“In the person of Francis the premodern world, so to speak, gathered itself together before coming to an end. For one last time, before the forces of progress thundered off on their triumphant path, one man looked into the motivating thrust behind the whole thing and decisively rejected it: Francis of Assisi, the last Christian.”
So opens Adolf Holl’s unconventional book on Francis, part biography, part historiography, and part critique of modernity. I first read this book in college, and I opened it again last year for a trip to Italy, which included a visit to Assisi. The book’s controversial argument will be evident from the passage above: Francis was the “last Christian” (the German title more precisely implies the “last” or “second Christ”) precisely because he rejected modernity.
This is not hagiography; Holl is thoroughly modern in his approach, even as he seeks to take Francis “on his own terms.” He draws from “unofficial” sources like the Fioretti—the oral tales passed around among the Little Brothers—more than the official narratives published by the like of St. Bonaventure, whom Holl distrusts as a betrayer of the spirit of Francis. Thrown in are hearty doses of existentialism and psychoanalytic theory, which make for an interesting, if also occasionally confounding, read. Despite or because of Holl’s methodology, a truly complex picture of Francis emerges: “An obedient rebel, an earnest clown, an unworldly activist, an ascetical master of the arts of life, a restless wise man, a convivial penitent, a humble authoritarian.”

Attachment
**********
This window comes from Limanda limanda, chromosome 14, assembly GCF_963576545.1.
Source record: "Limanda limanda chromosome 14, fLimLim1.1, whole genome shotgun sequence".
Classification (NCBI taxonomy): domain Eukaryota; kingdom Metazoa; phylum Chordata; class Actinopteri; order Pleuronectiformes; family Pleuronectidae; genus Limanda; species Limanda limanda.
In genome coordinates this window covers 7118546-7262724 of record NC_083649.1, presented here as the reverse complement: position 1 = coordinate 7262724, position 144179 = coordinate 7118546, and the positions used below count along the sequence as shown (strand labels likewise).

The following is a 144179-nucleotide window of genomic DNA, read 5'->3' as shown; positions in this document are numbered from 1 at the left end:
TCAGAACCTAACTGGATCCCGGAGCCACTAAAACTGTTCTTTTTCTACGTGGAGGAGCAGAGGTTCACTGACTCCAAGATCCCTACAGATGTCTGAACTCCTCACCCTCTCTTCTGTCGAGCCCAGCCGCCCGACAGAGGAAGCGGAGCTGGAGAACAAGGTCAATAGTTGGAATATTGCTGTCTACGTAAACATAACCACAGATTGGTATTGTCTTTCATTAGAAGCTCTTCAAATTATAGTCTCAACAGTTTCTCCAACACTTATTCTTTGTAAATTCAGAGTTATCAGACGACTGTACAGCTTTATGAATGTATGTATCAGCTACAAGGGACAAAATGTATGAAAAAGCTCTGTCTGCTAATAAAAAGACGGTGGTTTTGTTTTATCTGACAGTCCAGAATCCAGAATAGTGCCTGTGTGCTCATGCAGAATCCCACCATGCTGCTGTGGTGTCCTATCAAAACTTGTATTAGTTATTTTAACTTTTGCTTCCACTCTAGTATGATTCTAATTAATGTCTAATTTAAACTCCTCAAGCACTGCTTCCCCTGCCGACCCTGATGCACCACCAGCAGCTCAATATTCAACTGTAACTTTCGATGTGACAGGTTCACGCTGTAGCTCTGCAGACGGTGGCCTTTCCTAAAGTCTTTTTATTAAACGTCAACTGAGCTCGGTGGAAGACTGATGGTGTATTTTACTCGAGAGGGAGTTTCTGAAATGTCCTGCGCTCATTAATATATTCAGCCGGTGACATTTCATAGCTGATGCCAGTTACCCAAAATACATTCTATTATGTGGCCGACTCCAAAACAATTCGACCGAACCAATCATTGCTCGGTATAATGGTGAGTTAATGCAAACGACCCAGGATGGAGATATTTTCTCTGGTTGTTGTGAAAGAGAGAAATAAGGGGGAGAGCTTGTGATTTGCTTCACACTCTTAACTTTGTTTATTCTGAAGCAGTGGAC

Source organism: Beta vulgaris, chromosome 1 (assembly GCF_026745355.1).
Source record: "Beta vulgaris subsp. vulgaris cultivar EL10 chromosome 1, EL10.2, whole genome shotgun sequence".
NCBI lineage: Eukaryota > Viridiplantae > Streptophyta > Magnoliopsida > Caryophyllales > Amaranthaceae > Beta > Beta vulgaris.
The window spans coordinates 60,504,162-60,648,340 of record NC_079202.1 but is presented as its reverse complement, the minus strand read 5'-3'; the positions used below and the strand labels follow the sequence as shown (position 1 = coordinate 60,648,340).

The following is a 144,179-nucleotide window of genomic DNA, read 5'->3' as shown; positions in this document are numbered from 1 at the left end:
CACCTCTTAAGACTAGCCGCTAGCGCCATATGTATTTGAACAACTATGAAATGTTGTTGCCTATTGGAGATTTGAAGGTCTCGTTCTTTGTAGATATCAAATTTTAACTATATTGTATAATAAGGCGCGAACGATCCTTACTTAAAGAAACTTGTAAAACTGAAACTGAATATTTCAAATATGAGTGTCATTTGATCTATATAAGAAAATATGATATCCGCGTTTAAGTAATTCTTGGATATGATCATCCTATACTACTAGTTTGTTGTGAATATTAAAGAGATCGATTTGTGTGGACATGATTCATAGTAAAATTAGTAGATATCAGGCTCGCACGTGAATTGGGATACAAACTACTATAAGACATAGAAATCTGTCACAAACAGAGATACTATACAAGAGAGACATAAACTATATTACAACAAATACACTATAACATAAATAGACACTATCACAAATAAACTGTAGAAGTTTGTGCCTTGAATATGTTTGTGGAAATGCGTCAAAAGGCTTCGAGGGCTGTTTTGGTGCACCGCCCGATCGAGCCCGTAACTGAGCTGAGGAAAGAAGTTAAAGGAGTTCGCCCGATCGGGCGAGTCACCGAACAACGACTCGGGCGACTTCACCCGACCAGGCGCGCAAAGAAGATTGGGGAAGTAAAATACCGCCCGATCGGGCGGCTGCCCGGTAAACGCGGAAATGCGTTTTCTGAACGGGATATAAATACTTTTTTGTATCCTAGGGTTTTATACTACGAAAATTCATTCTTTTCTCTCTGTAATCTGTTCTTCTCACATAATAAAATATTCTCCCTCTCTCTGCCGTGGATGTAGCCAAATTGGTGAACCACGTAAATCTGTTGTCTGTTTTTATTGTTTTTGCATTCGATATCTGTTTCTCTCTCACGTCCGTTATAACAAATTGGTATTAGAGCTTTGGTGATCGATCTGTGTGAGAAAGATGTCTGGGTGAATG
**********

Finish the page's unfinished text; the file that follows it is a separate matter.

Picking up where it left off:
Holl is most interesting when discussing the socio-economic impact of Francis’s life, and it is here where the real argument about the “last Christian” comes into play. Francis, Holl contends, “was one of us”—the son of a merchant, privileged, a child of the “bourgeois ego,” in other words, a modern. And what is the bourgeois ego? Acquisitiveness, love of money, capital, to be sure, but also the desire for a comfortable life, for security against the anxieties and uncertainties that life will bring.
Francis literally and metaphorically revolted against the bourgeois ego when he disowned his father before the entire town, standing naked before all and exclaiming, “from now on, my only Father is in heaven.” He exchanged this bourgeois life for one of unbounded freedom and joy—the freedom of the itinerant, the troubadour of God (see my note on The Philosophy of Walking below), and the freedom of poverty, of release from the world’s material hold. Francis sought to become the lowest of the low, for the humble will be raised.
We shall look upon Francis as a fool (his own word), as the sort of man who takes the powerful of this world by the arm, as a child might, to tell them the truth—with a force that stuns them to silence.